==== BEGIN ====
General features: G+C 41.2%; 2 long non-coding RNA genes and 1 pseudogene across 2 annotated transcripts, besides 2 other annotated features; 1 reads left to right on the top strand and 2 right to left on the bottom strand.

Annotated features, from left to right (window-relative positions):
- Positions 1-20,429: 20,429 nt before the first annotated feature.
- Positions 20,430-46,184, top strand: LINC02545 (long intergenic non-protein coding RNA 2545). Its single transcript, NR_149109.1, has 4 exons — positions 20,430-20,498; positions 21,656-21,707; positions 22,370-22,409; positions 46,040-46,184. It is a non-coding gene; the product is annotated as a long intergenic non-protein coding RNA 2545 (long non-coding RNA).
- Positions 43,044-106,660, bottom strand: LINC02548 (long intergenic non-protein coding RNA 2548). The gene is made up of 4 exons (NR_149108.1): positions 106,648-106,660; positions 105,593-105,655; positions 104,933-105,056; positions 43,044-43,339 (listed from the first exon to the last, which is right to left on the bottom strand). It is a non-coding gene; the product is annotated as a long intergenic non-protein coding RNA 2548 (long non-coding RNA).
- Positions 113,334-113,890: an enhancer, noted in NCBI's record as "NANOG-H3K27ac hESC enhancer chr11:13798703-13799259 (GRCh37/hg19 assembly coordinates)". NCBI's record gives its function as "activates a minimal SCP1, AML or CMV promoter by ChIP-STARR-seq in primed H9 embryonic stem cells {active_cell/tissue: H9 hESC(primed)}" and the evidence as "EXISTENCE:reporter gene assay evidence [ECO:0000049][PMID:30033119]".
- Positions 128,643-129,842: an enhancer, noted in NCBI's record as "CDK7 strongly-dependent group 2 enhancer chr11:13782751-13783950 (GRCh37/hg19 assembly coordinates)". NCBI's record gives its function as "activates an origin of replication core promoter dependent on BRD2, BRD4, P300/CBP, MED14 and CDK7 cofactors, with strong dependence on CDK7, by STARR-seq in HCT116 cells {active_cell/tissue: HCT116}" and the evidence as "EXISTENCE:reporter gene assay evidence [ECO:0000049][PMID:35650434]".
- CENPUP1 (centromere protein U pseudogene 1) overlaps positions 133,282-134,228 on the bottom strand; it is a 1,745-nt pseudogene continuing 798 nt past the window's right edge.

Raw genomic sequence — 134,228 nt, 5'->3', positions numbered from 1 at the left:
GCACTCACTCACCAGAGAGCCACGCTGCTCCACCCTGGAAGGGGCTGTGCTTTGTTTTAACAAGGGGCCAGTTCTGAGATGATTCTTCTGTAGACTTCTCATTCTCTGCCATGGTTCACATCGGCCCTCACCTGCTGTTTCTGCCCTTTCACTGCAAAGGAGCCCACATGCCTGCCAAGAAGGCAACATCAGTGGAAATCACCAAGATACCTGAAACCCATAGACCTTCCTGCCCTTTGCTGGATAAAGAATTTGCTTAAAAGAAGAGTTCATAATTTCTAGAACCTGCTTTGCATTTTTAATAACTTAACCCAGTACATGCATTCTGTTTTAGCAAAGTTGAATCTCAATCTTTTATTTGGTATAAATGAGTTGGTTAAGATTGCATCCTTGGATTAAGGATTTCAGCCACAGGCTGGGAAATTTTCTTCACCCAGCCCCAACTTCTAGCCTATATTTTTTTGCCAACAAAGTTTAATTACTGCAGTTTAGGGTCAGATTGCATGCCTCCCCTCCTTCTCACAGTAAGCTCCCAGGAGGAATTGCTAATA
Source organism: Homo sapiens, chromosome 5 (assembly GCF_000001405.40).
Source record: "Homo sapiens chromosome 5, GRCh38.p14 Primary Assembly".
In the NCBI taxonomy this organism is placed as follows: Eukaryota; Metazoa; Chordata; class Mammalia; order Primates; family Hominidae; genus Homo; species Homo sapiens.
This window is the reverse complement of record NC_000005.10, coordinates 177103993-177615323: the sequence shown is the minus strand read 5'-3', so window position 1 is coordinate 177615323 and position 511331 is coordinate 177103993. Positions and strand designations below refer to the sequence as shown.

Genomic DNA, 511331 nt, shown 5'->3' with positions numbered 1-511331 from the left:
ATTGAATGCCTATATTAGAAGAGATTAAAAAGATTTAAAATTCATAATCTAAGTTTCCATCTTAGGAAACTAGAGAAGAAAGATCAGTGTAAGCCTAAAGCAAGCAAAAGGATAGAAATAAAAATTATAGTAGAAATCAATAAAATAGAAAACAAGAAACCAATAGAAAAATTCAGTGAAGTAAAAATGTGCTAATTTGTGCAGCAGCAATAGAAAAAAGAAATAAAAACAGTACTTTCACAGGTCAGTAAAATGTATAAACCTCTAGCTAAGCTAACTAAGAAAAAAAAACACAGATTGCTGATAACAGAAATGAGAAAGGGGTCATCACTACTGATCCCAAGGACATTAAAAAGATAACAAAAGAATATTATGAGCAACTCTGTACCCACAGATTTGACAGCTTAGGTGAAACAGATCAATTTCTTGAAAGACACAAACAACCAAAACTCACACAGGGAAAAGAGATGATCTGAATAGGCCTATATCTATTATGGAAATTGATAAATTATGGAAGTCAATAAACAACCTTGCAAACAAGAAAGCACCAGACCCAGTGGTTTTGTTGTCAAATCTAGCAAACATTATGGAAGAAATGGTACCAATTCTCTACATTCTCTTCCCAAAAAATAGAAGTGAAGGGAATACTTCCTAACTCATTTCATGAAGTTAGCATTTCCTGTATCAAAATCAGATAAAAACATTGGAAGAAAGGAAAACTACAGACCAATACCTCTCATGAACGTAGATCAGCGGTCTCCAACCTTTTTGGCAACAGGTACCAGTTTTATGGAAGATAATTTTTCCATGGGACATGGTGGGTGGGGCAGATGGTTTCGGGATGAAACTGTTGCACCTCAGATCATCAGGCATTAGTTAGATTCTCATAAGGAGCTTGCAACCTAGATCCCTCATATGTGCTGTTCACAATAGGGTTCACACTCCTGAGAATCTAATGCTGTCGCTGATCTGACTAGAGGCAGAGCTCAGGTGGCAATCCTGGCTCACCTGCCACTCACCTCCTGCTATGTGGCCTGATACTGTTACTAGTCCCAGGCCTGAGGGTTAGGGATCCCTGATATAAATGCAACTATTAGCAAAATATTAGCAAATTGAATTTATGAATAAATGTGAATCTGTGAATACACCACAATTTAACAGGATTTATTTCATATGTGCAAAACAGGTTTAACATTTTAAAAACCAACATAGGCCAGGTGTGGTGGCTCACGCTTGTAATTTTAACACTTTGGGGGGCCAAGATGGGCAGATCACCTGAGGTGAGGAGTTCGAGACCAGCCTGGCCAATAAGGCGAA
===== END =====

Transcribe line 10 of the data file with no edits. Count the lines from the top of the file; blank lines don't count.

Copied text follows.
GCACTCACTCACCAGAGAGCCACGCTGCTCCACCCTGGAAGGGGCTGTGCTTTGTTTTAACAAGGGGCCAGTTCTGAGATGATTCTTCTGTAGACTTCTCATTCTCTGCCATGGTTCACATCGGCCCTCACCTGCTGTTTCTGCCCTTTCACTGCAAAGGAGCCCACATGCCTGCCAAGAAGGCAACATCAGTGGAAATCACCAAGATACCTGAAACCCATAGACCTTCCTGCCCTTTGCTGGATAAAGAATTTGCTTAAAAGAAGAGTTCATAATTTCTAGAACCTGCTTTGCATTTTTAATAACTTAACCCAGTACATGCATTCTGTTTTAGCAAAGTTGAATCTCAATCTTTTATTTGGTATAAATGAGTTGGTTAAGATTGCATCCTTGGATTAAGGATTTCAGCCACAGGCTGGGAAATTTTCTTCACCCAGCCCCAACTTCTAGCCTATATTTTTTTGCCAACAAAGTTTAATTACTGCAGTTTAGGGTCAGATTGCATGCCTCCCCTCCTTCTCACAGTAAGCTCCCAGGAGGAATTGCTAATA